His name is Bryan Cho (aka “Yong Hee Cho”) and he was the recipient of a 10-count indictment from the U.S. Attorney’s Office of the Eastern District of New York on Jan. 26, charged with possession of a fake foreign passport, aggravated identity theft, making false statements during a background check, and wire fraud in connection with the purchase of a co-op apartment on the Upper East Side of Manhattan.
As set forth in the indictment, Cho has been employed as a Special Agent with Internal Revenue Service Criminal Investigation since 2008. During the course of his employment, Cho worked on an investigation through which he obtained identifying information for an individual described in the indictment as “John Doe.” The investigation was eventually closed, but Cho retained items he obtained during the investigation and used John Doe’s identifying information to create false identification documents and open a corporate entity overseas in John Doe’s name. The fraudulent documents included purported identification cards for the Philippines and the Republic of Marshall Islands in the name of John Doe, but bearing photos of the defendant, and a purported passport in the name of John Doe for the Republic of Guinea-Bissau.
Cho later made false statements during a background investigation, including denying that he possessed any foreign identification documents. Cho also denied any contacts with foreign officials even though law enforcement from the Republic of South Korea had communications with him regarding allegations that South Korean government personnel had paid bribes to the defendant in exchange for information about ongoing U.S. criminal investigations. Cho also submitted multiple false documents in connection with the purchase of a co-op apartment on the Upper East Side of Manhattan, including forged tax returns and bank statements that inflated his income and assets to secure the co-op board’s approval for the purchase, and funneled hundreds of thousands of dollars from a foreign bank account associated with an entity the defendant created using John Doe’s identity to fund the purchase.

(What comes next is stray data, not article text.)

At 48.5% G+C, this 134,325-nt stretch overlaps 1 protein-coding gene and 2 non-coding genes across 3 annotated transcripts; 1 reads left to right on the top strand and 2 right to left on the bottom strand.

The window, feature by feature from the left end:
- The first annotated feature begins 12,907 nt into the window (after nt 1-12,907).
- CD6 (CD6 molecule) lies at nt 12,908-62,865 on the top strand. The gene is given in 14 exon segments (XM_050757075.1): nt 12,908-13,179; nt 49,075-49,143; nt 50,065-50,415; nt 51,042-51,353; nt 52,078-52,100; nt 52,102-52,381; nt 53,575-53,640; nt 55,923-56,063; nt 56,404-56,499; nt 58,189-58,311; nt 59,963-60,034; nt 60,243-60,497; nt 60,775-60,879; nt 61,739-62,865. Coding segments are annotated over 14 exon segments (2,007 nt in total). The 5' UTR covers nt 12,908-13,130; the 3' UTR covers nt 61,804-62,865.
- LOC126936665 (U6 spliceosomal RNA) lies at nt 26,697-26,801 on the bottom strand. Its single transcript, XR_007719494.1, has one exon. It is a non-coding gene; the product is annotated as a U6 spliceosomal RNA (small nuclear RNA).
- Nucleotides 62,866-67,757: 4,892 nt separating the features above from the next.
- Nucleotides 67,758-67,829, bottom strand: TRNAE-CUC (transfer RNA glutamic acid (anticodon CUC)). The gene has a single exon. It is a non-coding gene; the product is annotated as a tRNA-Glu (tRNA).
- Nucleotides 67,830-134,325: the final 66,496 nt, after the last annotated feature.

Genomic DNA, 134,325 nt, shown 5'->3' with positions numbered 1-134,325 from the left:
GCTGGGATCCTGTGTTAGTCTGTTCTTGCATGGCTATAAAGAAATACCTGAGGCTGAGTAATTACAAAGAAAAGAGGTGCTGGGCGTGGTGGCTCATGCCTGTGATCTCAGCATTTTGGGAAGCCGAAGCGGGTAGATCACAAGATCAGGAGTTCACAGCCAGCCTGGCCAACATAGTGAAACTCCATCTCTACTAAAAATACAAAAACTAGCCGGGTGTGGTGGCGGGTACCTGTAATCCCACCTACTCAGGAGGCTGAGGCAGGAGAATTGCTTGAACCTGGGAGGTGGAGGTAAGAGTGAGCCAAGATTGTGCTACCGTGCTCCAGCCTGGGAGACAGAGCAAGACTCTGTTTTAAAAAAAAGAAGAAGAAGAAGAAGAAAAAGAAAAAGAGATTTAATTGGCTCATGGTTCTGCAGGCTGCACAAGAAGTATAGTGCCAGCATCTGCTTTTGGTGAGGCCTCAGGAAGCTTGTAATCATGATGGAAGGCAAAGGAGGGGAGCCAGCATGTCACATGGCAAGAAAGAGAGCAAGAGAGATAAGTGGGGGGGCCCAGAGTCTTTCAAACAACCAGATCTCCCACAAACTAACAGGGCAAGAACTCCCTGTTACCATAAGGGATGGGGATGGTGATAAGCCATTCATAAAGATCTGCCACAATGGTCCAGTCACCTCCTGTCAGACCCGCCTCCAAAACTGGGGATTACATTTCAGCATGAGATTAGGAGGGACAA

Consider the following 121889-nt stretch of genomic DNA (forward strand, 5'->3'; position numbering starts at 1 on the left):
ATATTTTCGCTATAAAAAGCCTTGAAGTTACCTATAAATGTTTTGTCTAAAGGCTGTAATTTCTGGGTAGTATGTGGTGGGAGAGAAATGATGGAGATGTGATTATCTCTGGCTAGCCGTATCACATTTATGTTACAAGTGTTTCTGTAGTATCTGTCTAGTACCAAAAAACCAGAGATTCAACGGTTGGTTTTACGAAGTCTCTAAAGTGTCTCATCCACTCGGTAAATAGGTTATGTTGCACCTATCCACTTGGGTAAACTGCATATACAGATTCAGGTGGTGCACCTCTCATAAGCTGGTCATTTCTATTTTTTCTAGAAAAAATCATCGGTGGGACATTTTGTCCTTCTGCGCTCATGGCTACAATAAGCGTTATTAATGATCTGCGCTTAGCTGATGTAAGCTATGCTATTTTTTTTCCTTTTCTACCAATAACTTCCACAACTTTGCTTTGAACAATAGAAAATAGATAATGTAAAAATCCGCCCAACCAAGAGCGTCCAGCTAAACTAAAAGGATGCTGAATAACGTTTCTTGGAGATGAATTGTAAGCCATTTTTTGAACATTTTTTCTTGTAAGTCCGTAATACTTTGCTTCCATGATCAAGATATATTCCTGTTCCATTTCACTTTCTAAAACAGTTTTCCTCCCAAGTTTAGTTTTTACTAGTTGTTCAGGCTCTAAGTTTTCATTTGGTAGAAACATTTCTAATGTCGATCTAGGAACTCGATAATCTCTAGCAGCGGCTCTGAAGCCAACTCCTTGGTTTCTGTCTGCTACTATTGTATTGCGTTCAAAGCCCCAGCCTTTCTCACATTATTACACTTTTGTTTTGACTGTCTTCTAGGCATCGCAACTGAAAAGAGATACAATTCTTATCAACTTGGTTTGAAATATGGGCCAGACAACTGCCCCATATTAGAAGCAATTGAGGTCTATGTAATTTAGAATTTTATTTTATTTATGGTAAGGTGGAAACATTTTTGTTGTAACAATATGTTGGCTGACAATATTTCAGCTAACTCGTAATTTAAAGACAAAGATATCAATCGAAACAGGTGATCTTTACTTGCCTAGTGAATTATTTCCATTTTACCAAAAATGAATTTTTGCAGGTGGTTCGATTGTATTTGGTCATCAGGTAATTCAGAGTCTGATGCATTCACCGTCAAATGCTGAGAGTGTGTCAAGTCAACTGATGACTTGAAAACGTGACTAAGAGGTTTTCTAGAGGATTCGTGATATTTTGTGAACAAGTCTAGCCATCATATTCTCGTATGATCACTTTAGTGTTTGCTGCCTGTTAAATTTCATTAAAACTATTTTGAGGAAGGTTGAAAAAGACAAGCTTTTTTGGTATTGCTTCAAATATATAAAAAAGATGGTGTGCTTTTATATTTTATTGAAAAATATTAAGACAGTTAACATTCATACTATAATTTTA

If convicted of the top count, wire fraud, Cho faces up to 20 years’ imprisonment. The charges in the indictment are allegations, and the defendant is presumed innocent unless and until proven guilty.
According to WNBC in New York, Cho pleaded not guilty on Tuesday to the charges against him and was ordered detained.